Referendum to Renew Technology Commitment

Question #1 on the ballot for Montevideo Public Schools in the Nov. 3 election is for renewing support for technology that is set to expire in 2021.

In 2011, voters of the district approved allocating money specifically for improving classroom technology (at $156.76 per pupil). That approval was for a 10-year-period.

  • Technically, taxpayers will not see an increase if this ballot question passes; taxes will remain the same as they have been the past several years.
  • Every single dollar from the current operating referendum has been spent on improving and enhancing classroom technology. None of it has gone towards employee salaries or general technology expenses. 

Here’s a look at what it has supported:

When this referendum was approved, the was severely behind others in the region and in the state when it came to everything that had to do with technology. Most of the classrooms in the district had only a teacher computer, an overhead projector and a 13" color TV.

Now, because of the initial voter-approved referendum, Montevideo Public Schools has become a leader in the region and in the state.

All of the district’s classrooms have:

  • Interactive boards
  • Digital audio systems
  • High-definition displays
  • 1:1 devices for every student grades 1-12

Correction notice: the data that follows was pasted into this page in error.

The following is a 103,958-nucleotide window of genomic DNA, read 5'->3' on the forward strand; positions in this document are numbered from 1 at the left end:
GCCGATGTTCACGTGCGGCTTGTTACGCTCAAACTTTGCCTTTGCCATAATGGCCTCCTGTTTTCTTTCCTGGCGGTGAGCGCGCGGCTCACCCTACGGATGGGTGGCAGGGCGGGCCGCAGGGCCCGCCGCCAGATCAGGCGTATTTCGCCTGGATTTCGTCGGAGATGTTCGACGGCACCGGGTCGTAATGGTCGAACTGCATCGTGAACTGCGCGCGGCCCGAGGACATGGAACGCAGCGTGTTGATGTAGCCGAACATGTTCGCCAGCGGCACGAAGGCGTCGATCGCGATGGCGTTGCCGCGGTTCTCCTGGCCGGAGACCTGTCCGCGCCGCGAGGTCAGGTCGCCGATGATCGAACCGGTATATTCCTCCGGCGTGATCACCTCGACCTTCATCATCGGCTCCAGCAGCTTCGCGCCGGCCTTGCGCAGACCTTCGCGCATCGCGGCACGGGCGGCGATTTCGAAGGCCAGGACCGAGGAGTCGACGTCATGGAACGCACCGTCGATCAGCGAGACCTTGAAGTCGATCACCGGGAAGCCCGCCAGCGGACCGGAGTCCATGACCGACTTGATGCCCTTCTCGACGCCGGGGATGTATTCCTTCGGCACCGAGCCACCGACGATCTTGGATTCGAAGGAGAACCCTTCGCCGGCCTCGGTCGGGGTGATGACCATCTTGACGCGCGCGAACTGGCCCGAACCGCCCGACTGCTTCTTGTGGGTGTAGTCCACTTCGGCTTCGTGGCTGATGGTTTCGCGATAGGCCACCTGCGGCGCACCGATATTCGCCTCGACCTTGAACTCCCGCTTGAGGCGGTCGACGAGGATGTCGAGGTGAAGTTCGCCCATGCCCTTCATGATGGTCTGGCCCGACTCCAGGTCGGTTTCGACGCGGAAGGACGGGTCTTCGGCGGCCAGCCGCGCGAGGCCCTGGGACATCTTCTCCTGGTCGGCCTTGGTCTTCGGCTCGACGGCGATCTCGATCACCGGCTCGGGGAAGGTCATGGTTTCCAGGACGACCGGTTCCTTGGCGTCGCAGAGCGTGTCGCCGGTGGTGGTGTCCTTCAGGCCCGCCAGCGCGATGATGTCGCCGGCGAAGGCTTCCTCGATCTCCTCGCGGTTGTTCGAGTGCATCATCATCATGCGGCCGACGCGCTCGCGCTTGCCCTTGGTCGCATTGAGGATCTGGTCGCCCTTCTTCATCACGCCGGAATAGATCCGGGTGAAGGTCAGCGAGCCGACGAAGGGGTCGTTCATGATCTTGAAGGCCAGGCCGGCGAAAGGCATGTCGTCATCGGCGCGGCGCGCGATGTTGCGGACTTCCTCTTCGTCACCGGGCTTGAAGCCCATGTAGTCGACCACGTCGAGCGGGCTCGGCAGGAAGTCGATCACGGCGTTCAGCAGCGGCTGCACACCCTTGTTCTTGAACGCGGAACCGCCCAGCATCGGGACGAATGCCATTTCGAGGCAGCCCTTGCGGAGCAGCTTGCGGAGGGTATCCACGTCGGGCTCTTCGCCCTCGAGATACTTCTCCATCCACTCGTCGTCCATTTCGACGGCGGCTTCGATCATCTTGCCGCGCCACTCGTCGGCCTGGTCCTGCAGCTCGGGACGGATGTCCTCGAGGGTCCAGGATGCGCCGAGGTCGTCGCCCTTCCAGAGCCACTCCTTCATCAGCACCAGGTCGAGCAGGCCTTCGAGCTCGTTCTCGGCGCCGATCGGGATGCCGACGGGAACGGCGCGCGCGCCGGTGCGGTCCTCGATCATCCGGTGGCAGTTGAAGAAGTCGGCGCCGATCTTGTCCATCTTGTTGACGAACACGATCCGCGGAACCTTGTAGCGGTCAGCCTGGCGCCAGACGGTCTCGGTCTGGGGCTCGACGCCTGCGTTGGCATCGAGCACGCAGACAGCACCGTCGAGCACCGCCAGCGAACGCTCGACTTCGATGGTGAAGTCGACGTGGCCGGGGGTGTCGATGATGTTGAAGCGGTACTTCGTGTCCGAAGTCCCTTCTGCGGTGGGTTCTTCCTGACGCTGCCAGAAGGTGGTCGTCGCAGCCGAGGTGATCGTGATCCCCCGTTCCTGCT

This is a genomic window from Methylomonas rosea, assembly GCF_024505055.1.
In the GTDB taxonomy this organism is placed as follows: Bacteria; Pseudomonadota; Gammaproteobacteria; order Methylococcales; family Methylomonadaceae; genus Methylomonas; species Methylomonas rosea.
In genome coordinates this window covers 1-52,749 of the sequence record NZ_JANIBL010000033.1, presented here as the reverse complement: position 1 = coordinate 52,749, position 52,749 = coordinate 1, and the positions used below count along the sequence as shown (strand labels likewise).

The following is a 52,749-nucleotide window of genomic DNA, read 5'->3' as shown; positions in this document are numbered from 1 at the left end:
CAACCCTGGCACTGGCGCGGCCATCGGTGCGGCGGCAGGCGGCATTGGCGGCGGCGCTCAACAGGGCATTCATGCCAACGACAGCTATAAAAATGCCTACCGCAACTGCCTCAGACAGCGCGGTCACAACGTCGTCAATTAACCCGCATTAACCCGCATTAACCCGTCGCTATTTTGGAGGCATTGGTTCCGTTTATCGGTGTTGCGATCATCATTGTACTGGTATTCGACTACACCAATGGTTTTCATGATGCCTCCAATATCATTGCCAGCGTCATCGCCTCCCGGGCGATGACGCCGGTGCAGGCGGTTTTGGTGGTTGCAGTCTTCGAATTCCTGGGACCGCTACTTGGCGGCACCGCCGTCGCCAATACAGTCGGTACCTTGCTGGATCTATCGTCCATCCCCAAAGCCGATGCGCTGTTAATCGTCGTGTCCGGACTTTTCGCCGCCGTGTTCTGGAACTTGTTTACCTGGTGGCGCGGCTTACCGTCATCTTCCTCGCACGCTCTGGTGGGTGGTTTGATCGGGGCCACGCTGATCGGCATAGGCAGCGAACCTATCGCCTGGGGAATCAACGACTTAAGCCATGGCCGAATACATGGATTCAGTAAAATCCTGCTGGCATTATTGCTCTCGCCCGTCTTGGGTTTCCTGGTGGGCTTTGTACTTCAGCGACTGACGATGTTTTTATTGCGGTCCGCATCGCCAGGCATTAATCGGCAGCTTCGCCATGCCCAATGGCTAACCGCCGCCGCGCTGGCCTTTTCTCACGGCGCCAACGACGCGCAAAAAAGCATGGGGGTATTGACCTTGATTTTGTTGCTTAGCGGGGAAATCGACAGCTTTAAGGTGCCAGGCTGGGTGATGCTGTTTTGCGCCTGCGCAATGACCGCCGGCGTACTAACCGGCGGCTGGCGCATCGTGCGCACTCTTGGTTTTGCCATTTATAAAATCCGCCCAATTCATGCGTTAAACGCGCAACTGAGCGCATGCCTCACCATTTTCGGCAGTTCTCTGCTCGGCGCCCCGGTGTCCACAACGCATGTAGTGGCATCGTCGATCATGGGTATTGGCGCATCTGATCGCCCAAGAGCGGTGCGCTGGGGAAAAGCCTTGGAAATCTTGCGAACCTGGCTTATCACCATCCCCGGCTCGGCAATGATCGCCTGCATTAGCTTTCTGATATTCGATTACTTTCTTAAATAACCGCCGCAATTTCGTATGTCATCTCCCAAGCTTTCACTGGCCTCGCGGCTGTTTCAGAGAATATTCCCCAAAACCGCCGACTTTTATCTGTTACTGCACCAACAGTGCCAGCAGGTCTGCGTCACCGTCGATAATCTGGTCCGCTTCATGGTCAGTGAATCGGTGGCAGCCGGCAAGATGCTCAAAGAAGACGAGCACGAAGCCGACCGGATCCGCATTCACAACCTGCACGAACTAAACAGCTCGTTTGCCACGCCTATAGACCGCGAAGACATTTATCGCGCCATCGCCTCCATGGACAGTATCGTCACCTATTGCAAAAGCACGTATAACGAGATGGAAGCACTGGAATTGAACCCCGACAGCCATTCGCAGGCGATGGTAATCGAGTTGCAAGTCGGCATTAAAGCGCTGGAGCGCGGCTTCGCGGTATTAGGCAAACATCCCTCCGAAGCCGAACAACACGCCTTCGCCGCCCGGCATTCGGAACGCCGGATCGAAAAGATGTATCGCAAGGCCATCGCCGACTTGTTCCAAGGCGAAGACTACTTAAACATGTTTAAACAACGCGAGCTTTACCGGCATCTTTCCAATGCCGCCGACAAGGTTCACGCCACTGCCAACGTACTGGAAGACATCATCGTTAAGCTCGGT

All of this technology is supported by a best-in-class wireless network that provides a dedicated access point in every classroom. Teachers and paraprofessionals also now

More Updates

  • Multi-Media Labs
    The referendum also equipped the multi-media computer labs at the high school with the most current version of key software for students, including Microsoft Office, Adobe Creative Cloud Suite, and Autodesk (Autocad). 

  • Interactive Displays
    Teachers just recently gained 39 new 75-inch Ultra 4K mobile interactive displays that are internet-connected with 20 points of touch to enhance student learning and engagement.

  • Strong Backbone
    To support all of this, the district built a network that is completely interconnected between all of its buildings by high-speed fiber optic cable. This ensures that the district is positioned to adopt new technologies as they emerge in the future.

What's the Impact?

Without the voter-approved referendum 9 years ago, all of this (and more) would not have been possible. The difficulties of teaching and learning in a pandemic would have greatly magnified. The district would have needed to rely on sending out packets of printed worksheets rather than connecting with students using synchronous in-person learning.


What’s Next
When voters approve the initial referendum in 2011, technology was encouraged in education. Now it is essential to the learning experience.

This referendum aims to provide the support needed to maintain and upgrade technology for students over the next decade.